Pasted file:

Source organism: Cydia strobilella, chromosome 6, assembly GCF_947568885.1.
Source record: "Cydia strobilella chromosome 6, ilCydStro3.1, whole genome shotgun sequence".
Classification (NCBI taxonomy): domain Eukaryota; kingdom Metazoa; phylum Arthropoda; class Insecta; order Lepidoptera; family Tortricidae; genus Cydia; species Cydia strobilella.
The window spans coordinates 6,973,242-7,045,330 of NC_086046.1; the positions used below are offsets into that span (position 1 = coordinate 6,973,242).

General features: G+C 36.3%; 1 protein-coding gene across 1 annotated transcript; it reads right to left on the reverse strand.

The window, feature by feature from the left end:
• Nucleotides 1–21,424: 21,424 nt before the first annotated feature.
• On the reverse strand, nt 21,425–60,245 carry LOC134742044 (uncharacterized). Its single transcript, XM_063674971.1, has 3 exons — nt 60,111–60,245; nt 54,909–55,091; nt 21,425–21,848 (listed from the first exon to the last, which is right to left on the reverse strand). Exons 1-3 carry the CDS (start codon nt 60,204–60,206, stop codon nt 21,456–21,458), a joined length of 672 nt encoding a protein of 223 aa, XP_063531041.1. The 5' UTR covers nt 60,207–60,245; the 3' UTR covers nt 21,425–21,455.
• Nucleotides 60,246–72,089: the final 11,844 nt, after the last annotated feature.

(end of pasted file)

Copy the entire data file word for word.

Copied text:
Source organism: Cydia strobilella, chromosome 6, assembly GCF_947568885.1.
Source record: "Cydia strobilella chromosome 6, ilCydStro3.1, whole genome shotgun sequence".
Classification (NCBI taxonomy): domain Eukaryota; kingdom Metazoa; phylum Arthropoda; class Insecta; order Lepidoptera; family Tortricidae; genus Cydia; species Cydia strobilella.
The window spans coordinates 6,973,242-7,045,330 of NC_086046.1; the positions used below are offsets into that span (position 1 = coordinate 6,973,242).

General features: G+C 36.3%; 1 protein-coding gene across 1 annotated transcript; it reads right to left on the reverse strand.

The window, feature by feature from the left end:
• Nucleotides 1–21,424: 21,424 nt before the first annotated feature.
• On the reverse strand, nt 21,425–60,245 carry LOC134742044 (uncharacterized). Its single transcript, XM_063674971.1, has 3 exons — nt 60,111–60,245; nt 54,909–55,091; nt 21,425–21,848 (listed from the first exon to the last, which is right to left on the reverse strand). Exons 1-3 carry the CDS (start codon nt 60,204–60,206, stop codon nt 21,456–21,458), a joined length of 672 nt encoding a protein of 223 aa, XP_063531041.1. The 5' UTR covers nt 60,207–60,245; the 3' UTR covers nt 21,425–21,455.
• Nucleotides 60,246–72,089: the final 11,844 nt, after the last annotated feature.